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Higher Ed Needs to Step Up Its Zoom Game for Title IX

May 7, 2020


As if there weren’t enough Zoom meetings in Higher Ed, the Department of Education (“DOE”) has issued its long-awaited Title IX regulations. So much for debates about whether guidance documents are binding. Ironically, though, your first read needs to be the DOE’s “unofficial” 9-page summary of the changes.

That’s because the regulations themselves go on for 2,033 pages. We haven’t read it all, yet, but there are big changes ahead, which, while not surprising, become effective August 14, 2020, just in time for the fall term [if there is one] with students on campus [if there are any].

We highlight a few of the major changes:

  1. Mandatory adversarial hearings in which advisors/lawyers get to cross examine the complaining and responding parties, as well as any witnesses.
  2. Constitutional rights under the 1st, 5th, and 14th Amendments must be protected.
  3. Geographic limitations to US and school-controlled property.
  4. Narrowed key definition of misconduct: “any unwelcome conduct that a reasonable person would find so severe, pervasive and objectively offensive that it denies a person equal educational access.”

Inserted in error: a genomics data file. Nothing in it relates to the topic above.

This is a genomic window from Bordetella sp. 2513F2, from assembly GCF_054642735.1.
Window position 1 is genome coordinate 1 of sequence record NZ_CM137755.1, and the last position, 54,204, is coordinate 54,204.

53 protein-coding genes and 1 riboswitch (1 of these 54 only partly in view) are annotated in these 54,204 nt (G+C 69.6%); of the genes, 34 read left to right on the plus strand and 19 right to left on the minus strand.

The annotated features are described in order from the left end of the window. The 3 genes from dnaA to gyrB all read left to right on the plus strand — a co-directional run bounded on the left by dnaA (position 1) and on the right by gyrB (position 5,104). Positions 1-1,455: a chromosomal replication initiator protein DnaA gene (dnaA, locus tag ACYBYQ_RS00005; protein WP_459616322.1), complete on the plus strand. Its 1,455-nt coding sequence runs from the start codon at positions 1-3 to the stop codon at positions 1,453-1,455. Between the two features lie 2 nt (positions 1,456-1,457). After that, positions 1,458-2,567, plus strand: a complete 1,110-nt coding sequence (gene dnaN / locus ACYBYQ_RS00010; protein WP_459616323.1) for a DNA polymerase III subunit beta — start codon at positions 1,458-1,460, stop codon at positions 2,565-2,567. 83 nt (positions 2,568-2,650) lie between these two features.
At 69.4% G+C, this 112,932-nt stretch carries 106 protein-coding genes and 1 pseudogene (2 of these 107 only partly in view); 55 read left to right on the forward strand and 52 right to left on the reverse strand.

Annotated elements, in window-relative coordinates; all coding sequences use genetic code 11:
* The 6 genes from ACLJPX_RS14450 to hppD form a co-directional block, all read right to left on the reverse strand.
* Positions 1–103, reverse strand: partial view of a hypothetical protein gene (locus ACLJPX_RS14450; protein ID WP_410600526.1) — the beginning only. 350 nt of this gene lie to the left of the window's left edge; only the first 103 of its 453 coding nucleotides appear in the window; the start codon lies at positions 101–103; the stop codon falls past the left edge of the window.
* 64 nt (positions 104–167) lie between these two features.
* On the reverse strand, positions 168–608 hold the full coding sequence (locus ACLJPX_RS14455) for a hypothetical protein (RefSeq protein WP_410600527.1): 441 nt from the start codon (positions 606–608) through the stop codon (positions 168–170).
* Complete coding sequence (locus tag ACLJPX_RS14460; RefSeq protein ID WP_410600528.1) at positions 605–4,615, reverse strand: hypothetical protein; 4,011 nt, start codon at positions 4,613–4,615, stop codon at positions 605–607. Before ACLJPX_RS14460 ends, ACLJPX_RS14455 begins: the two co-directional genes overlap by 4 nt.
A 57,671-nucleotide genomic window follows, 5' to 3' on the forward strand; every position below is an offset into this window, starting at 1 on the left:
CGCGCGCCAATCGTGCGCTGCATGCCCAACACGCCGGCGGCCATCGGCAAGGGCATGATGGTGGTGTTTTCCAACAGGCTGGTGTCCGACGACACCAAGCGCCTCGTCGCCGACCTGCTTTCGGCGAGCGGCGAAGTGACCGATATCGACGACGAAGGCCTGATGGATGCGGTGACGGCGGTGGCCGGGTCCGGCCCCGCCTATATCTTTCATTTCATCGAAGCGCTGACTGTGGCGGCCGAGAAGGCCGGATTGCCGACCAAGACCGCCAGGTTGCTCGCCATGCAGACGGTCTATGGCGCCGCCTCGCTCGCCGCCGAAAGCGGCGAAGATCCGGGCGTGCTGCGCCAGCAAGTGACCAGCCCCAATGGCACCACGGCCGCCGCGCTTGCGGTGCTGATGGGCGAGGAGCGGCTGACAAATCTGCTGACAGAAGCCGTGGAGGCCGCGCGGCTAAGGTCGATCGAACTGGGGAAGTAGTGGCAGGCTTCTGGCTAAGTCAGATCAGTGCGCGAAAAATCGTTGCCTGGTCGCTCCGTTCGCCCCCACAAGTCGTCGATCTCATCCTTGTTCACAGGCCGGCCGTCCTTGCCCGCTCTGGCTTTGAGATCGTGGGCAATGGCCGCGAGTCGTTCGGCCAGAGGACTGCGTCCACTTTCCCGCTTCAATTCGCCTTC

5. DOE review of schools’ handling now measured by whether it was “not clearly unreasonable” or “reasonably prompt.”
  6. Technology and training specifically allowed/mandated.

There’s plenty more. Here’s a plan:

  1. read the summary;
  2. see where you think change is required in your process;
  3. consult with your lawyers and advisors;
  4. get in compliance for your next term, whenever or however it is; and
  5. if you have questions for us, get in touch.

Johnny Myers, Chair of Montgomery McCracken’s Higher Education Group

E: jmyers@mmwr.com

C: 215.205.3499